Last modified on 28 December 2013, at 23:20

Music Theory/Modulation

Modulation is the process of changing key center. Modulation occurs in a number of ways, most of them involving some way of making the current key ambiguous and reaching a cadence in a new key. The key chosen is usually one closely related to the original key, those that share the key signature or have only one sharp or flat different in the key signature (for example, in C major, A minor, G major, and F major are all closely related keys). Modulation to other keys is not unknown, however, particularly in the Romantic era.

There are several means used to modulate. One is simply to introduce a new key, though this does not always sound very convincing and many consider it quite crude. In classical music, modulation is usually prepared and carried out through the use of pivot chords, which exist in both the starting key and the intended destination. Especially during the Romantic era, the possibilities of chromatic pivot chords, such as the diminished seventh, were heavily exploited.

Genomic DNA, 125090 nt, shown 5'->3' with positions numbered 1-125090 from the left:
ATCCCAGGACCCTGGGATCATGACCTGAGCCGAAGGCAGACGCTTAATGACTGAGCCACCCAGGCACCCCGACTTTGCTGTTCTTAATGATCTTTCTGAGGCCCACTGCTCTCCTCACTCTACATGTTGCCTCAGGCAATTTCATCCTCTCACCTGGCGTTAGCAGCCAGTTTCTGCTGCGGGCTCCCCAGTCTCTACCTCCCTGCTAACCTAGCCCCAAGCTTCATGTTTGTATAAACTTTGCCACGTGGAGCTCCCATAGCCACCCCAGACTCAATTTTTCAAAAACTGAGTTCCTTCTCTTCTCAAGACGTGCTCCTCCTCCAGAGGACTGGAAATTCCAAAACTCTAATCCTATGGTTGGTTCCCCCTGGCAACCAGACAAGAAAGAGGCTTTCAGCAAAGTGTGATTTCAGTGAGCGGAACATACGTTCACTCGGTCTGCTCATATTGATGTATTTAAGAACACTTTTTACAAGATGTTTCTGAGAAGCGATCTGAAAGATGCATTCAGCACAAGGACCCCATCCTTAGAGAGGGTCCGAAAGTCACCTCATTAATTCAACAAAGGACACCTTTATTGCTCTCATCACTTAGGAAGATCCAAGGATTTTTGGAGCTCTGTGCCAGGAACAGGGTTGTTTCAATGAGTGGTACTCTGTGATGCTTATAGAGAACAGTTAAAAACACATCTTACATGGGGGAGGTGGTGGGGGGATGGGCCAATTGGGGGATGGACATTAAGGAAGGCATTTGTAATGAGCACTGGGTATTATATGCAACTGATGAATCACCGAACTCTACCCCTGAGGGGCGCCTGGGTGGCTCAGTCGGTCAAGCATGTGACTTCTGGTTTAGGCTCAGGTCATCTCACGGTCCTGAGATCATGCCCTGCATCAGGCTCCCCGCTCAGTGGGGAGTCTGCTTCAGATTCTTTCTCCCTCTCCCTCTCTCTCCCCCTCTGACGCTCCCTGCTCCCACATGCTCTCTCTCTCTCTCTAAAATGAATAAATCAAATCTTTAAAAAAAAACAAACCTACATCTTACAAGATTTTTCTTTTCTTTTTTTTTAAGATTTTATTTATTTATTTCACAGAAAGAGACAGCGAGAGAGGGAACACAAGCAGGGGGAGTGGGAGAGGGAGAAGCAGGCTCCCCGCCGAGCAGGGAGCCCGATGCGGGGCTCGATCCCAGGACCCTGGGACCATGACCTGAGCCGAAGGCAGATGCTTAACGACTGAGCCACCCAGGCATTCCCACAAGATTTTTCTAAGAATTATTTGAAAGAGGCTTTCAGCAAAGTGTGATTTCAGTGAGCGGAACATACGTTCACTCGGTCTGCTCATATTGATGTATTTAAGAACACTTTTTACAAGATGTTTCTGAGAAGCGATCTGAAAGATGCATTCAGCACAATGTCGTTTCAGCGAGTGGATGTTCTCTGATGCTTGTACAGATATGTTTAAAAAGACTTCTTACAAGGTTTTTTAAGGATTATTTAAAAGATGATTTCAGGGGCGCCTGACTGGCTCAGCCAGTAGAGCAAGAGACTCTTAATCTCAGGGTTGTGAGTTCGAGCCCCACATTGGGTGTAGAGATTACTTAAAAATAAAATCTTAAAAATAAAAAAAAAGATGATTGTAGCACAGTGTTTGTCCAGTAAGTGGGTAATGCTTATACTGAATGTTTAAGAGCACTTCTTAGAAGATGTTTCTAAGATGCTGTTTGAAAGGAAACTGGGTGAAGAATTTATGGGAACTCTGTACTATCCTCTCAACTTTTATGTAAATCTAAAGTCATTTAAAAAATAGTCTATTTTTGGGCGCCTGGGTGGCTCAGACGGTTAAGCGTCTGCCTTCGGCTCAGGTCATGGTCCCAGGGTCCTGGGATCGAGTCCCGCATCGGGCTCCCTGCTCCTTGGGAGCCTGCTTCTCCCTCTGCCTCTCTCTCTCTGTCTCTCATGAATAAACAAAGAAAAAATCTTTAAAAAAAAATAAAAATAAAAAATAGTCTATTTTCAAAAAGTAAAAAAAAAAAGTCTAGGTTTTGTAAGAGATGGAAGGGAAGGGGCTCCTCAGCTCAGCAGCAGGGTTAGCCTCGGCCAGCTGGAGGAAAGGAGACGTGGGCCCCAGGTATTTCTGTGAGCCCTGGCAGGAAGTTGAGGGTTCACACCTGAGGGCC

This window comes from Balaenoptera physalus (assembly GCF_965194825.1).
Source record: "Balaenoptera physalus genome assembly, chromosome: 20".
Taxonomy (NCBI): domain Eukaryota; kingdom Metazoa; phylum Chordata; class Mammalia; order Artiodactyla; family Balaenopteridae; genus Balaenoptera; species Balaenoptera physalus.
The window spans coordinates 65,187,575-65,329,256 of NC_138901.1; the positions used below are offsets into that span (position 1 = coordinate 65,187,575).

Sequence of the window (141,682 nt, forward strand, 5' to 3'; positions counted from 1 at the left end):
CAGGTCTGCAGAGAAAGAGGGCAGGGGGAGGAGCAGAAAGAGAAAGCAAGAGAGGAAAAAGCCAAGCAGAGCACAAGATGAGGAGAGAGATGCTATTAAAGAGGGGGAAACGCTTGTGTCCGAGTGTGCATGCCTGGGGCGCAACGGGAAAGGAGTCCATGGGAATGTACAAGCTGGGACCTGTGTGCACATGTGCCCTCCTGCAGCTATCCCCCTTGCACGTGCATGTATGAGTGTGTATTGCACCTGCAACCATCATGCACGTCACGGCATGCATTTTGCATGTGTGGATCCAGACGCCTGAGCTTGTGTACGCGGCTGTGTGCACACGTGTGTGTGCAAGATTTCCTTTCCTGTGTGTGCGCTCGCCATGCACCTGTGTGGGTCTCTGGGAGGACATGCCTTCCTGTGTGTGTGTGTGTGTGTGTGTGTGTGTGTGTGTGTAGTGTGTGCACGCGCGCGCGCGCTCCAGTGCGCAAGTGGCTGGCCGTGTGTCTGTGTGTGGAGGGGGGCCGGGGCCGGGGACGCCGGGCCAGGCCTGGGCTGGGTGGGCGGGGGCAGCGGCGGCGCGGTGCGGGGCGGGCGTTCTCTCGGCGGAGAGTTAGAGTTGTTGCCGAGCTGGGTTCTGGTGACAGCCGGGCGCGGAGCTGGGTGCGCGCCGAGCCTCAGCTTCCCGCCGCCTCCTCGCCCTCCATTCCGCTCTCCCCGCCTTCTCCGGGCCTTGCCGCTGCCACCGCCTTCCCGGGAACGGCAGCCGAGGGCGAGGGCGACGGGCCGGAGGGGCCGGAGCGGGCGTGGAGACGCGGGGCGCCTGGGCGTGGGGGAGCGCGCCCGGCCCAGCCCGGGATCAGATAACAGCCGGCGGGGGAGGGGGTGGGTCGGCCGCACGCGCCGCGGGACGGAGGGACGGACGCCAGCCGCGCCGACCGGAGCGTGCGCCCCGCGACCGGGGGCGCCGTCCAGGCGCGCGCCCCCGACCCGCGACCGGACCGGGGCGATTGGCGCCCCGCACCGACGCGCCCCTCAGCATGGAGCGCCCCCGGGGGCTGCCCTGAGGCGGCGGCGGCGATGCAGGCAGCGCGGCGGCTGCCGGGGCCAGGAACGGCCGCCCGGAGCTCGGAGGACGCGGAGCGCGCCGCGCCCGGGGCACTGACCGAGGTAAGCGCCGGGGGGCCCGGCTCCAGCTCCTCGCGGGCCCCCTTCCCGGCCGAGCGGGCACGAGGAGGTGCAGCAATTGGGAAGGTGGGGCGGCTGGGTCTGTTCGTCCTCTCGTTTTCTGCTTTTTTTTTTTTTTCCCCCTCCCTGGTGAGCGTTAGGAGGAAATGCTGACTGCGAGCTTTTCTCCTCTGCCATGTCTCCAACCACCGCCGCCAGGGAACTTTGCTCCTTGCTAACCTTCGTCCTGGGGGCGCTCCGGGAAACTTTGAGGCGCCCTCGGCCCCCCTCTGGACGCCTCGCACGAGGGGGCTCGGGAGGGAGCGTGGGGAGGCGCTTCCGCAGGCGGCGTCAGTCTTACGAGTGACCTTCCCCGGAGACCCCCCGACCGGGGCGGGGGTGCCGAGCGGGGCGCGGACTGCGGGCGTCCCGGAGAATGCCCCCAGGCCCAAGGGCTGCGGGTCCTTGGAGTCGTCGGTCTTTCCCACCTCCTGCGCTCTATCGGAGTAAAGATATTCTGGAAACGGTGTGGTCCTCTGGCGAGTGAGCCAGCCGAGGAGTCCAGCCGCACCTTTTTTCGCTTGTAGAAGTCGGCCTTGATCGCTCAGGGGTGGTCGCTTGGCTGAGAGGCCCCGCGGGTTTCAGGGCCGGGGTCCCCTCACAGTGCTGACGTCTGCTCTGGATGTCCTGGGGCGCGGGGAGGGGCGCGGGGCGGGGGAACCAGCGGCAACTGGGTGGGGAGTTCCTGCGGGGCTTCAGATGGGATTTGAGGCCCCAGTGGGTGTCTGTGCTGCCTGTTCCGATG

Pivot chordEdit

A pivot chord is a chord that is common to both the key you are moving from and the key you are moving into. The pivot chord begins as a particular chord in the original key (eg. iv) and is then used as a different chord in the new key (eg. ii). This creates a smooth transition to the new key.

Eg. To modulate from C major to G major, the chord a- is common to both keys, and can be used as a pivot chord as follows:

C -> a -> D7 -> G

(I -> vi/ii -> V7 -> I)

Another method of modulation is to treat a major chord in a given key as the dominant chord in a new key by adding a minor 7th above. Commonly, the tonic chord is used like this to modulate to the sub-dominant:

Eg. in C major, modulating to F major

C -> C7 -> F

(I -> I7/V7 -> I)

Or to modulate to Bb, one may follow this progression:

C -> F -> F7 -> Bb

(I -> IV -> IV7/V7 -> I)

Chromatic pivotEdit

Uses of modulationEdit

Modulation is integral to sonata form, where a modulation to a (usually) related key in the exposition sets up an important tonal contrast in the development. Modulation is also used in other forms like the fugue and rondo to create contrast within unity.